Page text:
Tuesday, October 20, 2009

The madness continues

Jeffrey Simpson is right to point out the inefficiency of carbon capture and storage projects as a means of reducing greenhouse gas emissions - a particularly glaring problem when CCS is effectively the only idea dealing with climate change which the Cons are bothering to fund. But Simpson does manage to underestimate the Cons' uselessness on the issue by assuming they can't do worse when they've already done so:
Let's be generous and assume the two projects costing $1.6-billion do in fact bury 2.1 million tonnes of carbon dioxide, the most-prevalent gas contributing to global warming. Such a reduction would mean a per-tonne carbon-reduction cost of about $761 – staggeringly, wildly, mind-blowingly higher than any other conceivable measure designed to cut greenhouse-gas emissions. Want a contrast? Alberta has a piddling carbon tax on emissions over a certain level that companies can avoid by paying $15 a tonne into an technology fund.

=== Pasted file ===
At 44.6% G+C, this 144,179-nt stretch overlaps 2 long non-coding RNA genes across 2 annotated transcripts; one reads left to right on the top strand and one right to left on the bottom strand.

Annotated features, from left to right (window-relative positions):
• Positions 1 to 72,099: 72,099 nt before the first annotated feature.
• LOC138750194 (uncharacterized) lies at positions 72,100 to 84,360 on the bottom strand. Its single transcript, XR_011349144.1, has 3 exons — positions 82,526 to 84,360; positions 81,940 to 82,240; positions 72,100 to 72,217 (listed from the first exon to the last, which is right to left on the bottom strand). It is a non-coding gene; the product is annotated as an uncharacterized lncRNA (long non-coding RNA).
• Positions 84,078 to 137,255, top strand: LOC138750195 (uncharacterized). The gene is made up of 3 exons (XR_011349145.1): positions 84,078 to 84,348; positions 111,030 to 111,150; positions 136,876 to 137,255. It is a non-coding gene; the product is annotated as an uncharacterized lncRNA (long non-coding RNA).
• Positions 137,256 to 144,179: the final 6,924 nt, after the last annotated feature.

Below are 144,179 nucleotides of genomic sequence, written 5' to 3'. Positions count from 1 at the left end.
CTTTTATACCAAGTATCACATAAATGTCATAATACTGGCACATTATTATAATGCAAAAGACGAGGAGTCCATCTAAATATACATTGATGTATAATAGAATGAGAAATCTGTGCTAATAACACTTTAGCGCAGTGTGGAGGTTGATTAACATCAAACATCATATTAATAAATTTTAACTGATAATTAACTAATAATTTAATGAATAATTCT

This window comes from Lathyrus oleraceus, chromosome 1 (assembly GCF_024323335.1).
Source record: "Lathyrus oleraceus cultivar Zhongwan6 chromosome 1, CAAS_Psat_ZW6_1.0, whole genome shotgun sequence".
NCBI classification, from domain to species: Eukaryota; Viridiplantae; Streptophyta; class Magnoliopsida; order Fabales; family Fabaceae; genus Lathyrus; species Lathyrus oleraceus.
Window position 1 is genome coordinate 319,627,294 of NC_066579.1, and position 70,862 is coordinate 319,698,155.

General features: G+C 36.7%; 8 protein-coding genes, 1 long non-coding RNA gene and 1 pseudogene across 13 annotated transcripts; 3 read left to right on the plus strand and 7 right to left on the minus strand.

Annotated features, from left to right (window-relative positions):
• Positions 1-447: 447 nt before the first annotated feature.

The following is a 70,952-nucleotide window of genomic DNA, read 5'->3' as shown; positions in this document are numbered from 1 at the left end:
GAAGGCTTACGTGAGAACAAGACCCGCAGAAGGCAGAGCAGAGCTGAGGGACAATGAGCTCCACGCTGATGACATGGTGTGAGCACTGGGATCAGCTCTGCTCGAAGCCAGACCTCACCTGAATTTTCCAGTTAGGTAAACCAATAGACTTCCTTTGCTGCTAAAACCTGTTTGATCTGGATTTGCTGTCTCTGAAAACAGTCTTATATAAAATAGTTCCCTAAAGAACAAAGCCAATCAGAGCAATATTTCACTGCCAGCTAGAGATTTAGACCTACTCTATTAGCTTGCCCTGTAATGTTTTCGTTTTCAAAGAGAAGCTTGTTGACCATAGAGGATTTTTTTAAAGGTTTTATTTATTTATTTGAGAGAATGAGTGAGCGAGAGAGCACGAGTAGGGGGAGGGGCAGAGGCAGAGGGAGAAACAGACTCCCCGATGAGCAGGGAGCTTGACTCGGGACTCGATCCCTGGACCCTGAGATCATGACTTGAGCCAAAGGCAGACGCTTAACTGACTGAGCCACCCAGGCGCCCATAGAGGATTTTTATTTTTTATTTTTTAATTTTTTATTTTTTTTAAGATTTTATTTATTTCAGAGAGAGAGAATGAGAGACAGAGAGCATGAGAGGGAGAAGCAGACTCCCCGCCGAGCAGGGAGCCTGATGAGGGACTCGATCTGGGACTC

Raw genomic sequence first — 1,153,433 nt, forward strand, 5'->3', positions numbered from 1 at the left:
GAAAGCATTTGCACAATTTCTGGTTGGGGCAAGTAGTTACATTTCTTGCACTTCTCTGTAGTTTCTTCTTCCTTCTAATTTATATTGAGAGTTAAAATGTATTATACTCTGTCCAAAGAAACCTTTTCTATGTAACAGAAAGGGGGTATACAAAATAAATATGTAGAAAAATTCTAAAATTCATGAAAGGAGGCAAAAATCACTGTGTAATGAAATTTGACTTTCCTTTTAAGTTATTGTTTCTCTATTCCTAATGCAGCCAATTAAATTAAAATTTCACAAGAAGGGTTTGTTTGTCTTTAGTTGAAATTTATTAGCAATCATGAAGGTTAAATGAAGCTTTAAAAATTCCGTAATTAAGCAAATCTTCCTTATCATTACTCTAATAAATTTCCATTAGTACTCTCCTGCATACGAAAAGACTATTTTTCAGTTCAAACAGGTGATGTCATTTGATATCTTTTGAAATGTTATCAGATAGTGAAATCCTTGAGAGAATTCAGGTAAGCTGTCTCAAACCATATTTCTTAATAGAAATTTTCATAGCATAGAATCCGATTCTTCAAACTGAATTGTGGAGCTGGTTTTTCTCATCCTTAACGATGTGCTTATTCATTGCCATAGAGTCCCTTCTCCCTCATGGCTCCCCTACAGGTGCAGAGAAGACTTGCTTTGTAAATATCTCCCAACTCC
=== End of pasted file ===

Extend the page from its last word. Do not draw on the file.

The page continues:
Now, one can fairly say that measures that expensive and inefficient should be utterly inconceivable. But the Cons have managed to waste public dollars on far worse ideas.

Compare the CCS cost to such earlier Con excuses for emission reduction programs as their now-defunct transit pass tax credit - whose final price tag came in at a neat $10,000 per tonne. Or their car purchase tax credit, whose cost was calculated at over $5,000 per tonne.

In other words, the Cons had long since set the standard for the world's least effective environmental programs. Which means that while CCS may indeed be "mind-blowingly" inefficient compared to any reasonable standard, it's pretty much par for the course from the Cons.

But then, one can easily make the argument that none of the Cons' schemes was actually "designed to cut greenhouse-gas emissions". (Indeed, they later tried to defend their transit program by claiming that we shouldn't worry about whether it actually accomplished what it set out to do.) But the fact that the Cons have cynically used billions of dollars worth of public money which was supposed to benefit the environment on a combination of vote-buying and corporate pandering should remind us that the pork-barrelling and waste in this year's stimulus funding is nothing new from the Harper government.


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